Cesarean section births are on the rise in the United States. In 2012, 32.8 percent of all births in the US were by c-section. C-sections have been on the rise in the US for the past two decades. As a percentage of total US births, c-sections have increased every year from 1999 to 2013; the c-section rate has not seen a decrease since 1994. In the past, c-sections were reserved for emergency situations; situations were a vaginal birth might imperil the life of the mother or the child. In recent years, c-sections have become much safer, and more and more women have chosen to have the procedure in lieu of delivering vaginally.
My partner, Laura, was set on having a c-section from the very beginning of her first pregnancy. Laura was extremely excited by the prospect of having our first child. However, she was filled with intense anxiety over the looming delivery process. By her own admission, Laura has an exceedingly low threshold for pain tolerance. Laura was terrified by the pain that she would have to experience during a vaginal delivery. Laura’s fear was coupled with a feeling of guilt; she viewed vaginal birth as a sort of ‘right of passage’ that a woman must go through as she entered into motherhood. After months of contemplation, Laura decided to have a vaginal birth as her guilt ultimately won out over her fear.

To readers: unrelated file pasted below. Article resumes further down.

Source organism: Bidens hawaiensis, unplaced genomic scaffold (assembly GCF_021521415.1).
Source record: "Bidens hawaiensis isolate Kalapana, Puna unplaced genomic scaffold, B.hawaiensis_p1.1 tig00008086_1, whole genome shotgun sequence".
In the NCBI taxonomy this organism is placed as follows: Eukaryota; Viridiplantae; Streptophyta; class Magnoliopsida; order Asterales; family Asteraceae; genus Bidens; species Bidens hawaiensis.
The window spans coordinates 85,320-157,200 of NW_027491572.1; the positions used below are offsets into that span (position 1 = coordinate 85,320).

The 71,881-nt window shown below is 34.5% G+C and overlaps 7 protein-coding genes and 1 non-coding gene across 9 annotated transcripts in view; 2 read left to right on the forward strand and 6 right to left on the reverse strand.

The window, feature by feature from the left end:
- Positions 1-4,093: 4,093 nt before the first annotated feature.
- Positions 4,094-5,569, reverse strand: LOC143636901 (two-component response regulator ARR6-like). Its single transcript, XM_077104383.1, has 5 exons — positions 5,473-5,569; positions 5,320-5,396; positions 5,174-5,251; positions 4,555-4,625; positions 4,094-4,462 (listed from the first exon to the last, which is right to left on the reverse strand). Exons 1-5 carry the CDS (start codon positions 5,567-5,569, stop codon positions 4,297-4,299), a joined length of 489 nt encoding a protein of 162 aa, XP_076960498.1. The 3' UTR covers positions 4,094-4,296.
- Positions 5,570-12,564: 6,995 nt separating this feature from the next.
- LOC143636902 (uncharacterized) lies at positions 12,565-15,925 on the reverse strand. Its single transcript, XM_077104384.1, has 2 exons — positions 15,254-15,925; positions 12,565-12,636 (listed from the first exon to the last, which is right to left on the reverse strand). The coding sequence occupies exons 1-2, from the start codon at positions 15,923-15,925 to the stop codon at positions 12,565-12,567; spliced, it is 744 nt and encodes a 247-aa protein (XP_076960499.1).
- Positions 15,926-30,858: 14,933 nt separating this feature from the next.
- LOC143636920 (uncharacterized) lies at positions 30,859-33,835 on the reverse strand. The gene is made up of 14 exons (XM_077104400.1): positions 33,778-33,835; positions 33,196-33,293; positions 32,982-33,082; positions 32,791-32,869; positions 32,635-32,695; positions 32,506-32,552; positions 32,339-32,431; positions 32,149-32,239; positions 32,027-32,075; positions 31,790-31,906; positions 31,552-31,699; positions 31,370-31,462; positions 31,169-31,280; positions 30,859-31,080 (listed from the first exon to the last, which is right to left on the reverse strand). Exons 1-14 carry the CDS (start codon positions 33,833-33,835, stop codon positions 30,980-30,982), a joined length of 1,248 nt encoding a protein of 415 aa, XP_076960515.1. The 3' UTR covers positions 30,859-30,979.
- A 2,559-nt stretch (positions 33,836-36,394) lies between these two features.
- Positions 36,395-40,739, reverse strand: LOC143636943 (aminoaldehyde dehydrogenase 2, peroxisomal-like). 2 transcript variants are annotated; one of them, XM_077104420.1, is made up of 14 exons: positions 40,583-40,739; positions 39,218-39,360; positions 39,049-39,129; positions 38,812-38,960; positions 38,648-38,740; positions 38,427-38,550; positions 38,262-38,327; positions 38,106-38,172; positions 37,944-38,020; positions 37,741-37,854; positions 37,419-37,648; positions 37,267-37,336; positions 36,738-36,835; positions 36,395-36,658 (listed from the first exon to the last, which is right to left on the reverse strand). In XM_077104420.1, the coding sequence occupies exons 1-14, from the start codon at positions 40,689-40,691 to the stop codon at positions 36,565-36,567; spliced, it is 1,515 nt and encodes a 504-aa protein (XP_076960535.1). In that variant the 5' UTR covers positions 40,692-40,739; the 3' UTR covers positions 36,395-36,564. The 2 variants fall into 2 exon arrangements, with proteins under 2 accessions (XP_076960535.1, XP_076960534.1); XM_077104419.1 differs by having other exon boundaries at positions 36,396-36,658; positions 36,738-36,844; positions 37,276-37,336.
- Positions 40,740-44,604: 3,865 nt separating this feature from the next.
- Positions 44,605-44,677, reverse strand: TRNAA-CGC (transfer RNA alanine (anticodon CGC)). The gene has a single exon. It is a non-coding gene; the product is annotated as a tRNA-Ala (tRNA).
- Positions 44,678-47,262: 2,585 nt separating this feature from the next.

Laura enjoyed a very healthy pregnancy; however, complications arose during the labor process. Laura’s blood pressure rose significantly which prevented our daughter from dropping into the proper position for delivery. After nearly twenty hours, the doctors recommended that Laura have a c-section. Laura was disappointed, but was ultimately relieved. Laura was relieved that her lack of full consciousness during the procedure enabled her to bypass the pain that she had feared.
After the birth of our first child, Laura concluded that the longer and slightly more arduous recovery she had experienced outweighed the fear of pain that she perceived to be involved in a vaginal delivery. As a result, Laura opted to birth our next two children by c-section.
It is not the intention of this article to be medical advice or to advocate a birthing method. The intention of this article is tell the story of my family’s experience with c-section deliveries.